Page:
International wheelchair tennis player, Prathima Rao has her eyes set on the 2020 Paralympics to take place in Tokyo. The only thing holding her back is an old wheelchair.
Bangalore-based Prathima Rao was all of 3 years old when she lost the use of her right leg to polio. She was forced to use a caliper to move around, and continues to do so till date. This has not stopped her, however, from making a name for herself as an international wheelchair tennis player.
Prathima’s tryst with tennis can be traced back to the days of her divorce. Battling depression and struggling to cope with the changes in her personal life, she sought – and found – solace in tennis.
Prathima, a mother of a 10-year-old, maintains a packed schedule. On weekdays, her day begins with a two-hour practice session that starts at 6 am and goes on till 8 am. From 8:30 am to 5:30 pm, Prathima is busy with the front-office job that helps her support herself and her son. While most might be tempted to take things easy on the weekend, Prathima is seen sweating it out in intense, day-long practice sessions at the Karnataka State Lawn Tennis Association (KSLTA).
Her hard work paid off when she qualified for the Malaysian Open.
This was also the time when KSLTA’s chief trainer, Ramesh, recognised her immense potential and decided to train her for free.
Prathima only realised the many ways in which her antiquated wheelchair held her back when she participated in the Malaysian and Bangkok Opens.
Wheelchair tennis demands continuous sideway movements in order to cover the court. The heavier and slower the wheelchair, the greater energy and time lost by the player. In this sport, that could be the deciding factor between a winner and a loser.
Prathima was using a wheelchair given to her by the Karnataka State Lawn Tennis Association. The old wheelchair hampered her performance and the Indian para-athlete faced a 0-6, 0-6 loss in her first singles match in both the tournaments. However, in the doubles event, she managed to reach the semis in Malaysia and the quarter finals in Bangkok. This in itself is an achievement, considering the drawbacks of using an old wheelchair.
Wheelchair tennis gained popularity back in 1976, thanks to the efforts of American player, Brad Parks. Before Parks’ intervention, most able-bodied individuals could not imagine the possibility of playing tennis on a wheelchair. Parks struggled, travelling from city to city, breaking stereotypes, questioning prejudice and paving the way for the countless differently abled who were waiting to hit the tennis court. Parks’ efforts led to the induction of wheelchair tennis into the Paralympics and the Grand Slams.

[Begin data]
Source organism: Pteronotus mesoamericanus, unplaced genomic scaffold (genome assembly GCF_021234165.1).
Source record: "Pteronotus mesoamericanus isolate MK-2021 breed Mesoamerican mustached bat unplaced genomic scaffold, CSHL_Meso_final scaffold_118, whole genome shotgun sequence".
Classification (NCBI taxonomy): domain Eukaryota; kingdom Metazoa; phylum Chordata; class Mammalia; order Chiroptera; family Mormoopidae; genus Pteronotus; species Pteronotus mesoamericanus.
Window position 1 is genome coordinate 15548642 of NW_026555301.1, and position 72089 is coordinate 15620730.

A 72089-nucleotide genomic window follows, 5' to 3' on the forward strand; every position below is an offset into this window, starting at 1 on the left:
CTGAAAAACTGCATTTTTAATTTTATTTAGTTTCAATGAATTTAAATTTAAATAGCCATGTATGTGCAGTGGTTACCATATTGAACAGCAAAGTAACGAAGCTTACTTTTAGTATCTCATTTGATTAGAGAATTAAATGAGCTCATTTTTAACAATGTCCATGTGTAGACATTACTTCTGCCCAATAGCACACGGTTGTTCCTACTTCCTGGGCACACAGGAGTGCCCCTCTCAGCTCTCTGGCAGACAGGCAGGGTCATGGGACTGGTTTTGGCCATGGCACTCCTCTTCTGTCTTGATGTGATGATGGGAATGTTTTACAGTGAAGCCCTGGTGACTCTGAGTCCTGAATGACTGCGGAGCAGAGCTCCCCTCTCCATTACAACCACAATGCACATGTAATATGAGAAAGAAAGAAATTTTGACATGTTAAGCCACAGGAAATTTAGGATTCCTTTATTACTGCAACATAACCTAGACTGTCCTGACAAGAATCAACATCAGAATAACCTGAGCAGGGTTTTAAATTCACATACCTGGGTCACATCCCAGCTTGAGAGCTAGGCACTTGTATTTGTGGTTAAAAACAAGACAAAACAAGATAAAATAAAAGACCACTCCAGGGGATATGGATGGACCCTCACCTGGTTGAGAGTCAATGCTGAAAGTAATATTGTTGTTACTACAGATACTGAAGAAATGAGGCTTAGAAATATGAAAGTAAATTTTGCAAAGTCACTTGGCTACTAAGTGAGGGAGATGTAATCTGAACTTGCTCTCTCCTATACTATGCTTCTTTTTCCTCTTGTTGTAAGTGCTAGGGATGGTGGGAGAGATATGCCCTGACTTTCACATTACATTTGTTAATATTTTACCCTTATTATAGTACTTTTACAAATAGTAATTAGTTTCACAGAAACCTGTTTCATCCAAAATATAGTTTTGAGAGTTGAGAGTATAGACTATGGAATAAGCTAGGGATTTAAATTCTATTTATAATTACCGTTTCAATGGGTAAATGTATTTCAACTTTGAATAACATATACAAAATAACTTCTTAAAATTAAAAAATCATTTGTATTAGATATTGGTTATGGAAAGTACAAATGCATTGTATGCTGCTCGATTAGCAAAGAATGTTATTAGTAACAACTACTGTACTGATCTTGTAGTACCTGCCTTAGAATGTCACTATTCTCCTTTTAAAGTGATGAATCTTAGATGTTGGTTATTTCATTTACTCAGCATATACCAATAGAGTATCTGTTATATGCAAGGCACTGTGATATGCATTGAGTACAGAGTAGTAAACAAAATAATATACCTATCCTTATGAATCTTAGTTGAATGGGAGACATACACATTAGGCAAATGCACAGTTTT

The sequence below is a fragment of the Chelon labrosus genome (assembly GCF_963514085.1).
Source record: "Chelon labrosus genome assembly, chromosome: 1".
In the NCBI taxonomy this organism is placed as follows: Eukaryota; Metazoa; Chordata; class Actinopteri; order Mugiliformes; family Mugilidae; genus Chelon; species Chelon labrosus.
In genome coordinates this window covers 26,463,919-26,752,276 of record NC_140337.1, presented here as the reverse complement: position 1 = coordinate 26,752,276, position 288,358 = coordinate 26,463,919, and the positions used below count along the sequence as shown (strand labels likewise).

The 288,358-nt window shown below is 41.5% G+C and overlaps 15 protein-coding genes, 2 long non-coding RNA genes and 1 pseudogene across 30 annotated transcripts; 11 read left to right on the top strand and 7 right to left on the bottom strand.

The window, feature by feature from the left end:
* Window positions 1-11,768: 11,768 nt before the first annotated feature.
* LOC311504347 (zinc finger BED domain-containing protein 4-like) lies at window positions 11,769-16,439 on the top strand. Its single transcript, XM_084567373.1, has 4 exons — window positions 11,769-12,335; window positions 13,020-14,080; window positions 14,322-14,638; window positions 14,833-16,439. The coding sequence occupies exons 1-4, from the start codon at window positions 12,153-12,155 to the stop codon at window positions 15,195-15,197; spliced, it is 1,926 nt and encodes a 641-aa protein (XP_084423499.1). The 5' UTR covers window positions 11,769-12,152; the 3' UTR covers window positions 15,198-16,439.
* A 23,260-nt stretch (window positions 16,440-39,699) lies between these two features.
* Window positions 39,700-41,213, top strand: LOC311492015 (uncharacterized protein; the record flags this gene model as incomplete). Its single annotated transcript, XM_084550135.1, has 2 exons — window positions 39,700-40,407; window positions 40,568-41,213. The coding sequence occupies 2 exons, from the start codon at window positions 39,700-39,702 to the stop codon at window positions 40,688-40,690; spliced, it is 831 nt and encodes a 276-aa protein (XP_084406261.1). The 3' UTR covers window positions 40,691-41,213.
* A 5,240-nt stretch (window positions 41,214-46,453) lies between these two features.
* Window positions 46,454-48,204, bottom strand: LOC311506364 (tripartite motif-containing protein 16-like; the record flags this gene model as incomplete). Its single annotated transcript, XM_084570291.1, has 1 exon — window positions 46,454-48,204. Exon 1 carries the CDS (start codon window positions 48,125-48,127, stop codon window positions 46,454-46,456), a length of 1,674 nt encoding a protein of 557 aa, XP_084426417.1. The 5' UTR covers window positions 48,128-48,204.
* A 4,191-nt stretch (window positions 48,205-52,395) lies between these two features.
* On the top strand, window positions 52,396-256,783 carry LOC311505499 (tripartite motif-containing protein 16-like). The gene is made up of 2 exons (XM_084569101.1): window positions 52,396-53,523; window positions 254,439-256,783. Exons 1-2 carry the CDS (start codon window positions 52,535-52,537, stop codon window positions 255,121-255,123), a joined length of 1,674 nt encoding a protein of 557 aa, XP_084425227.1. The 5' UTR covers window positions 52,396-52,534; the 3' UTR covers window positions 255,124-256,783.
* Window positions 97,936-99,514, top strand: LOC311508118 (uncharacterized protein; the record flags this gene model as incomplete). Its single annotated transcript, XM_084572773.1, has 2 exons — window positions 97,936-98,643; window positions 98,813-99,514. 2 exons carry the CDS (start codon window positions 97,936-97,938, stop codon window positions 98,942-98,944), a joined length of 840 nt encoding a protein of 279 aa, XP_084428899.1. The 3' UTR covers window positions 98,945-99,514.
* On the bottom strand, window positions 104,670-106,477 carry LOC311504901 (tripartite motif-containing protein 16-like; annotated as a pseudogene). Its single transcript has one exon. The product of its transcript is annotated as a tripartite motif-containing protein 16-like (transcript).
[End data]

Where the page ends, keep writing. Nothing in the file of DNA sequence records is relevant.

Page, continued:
Wheelchair tennis has since been accepted and acclaimed in countries across the world and by international tennis bodies. In India, however, para-athletes struggle to gain recognition and funding for their basic equipment; a fact that became painfully clear to Prathima during her time in the Malaysia and Bangkok Opens.
After observing international players, she found that to even be considered on equal footing as her competitors and to ensure a fair match, a new wheelchair was crucial.
Although Prathima earns enough to give herself and her a son a good life, a new wheelchair of international standards is, economically, out of her reach.
Countless attempts to raise money on her own failed, before she decided to place her faith in the people of the country. She started a crowdfunding campaign on Wishberry, and is painstakingly raising the funds required to buy her a new, state-of-the-art wheelchair that will her win gold for the country.
A faster wheelchair will help her give her best in international tournaments and make India proud. It will also give her a winning chance to improve her world ranking, work her way into the top 100 and qualify to participate in Grand Slams as well as the 2020 Paralympics in Tokyo.
A win in these competitions, she believes, will help her get one step closer to fulfilling her long-term objective of improving the support system for para-athletes in the country.
During her time in Malaysia and Bangkok, she was left awe-inspired by the facilities available to international para-athletes. Many players travelled with an entire team of coaches and support staff. This crew not only monitored the player’s game, but also constantly captured and analysed an opponent’s strengths and weaknesses. The most crucial thing which she learnt was the financial support a lot of these players received from their country’s sporting bodies; in order to encourage them to focus on tennis as a full time career, players are given a daily allowance for their personal expenses. This allows them to practice 5-6 hours everyday.
Lack of sponsors is the biggest problem faced by an Indian para-athlete. Like any other sport, this sport can only attract sponsors if at least one player emerges as the national star, a star the entire nation looks up to as an achiever. Once the sport begins to attract money, it will also attract more players and give them a chance to be trained and groomed in high-end facilities.
You can contribute to Prathima’s crowdfunding campaign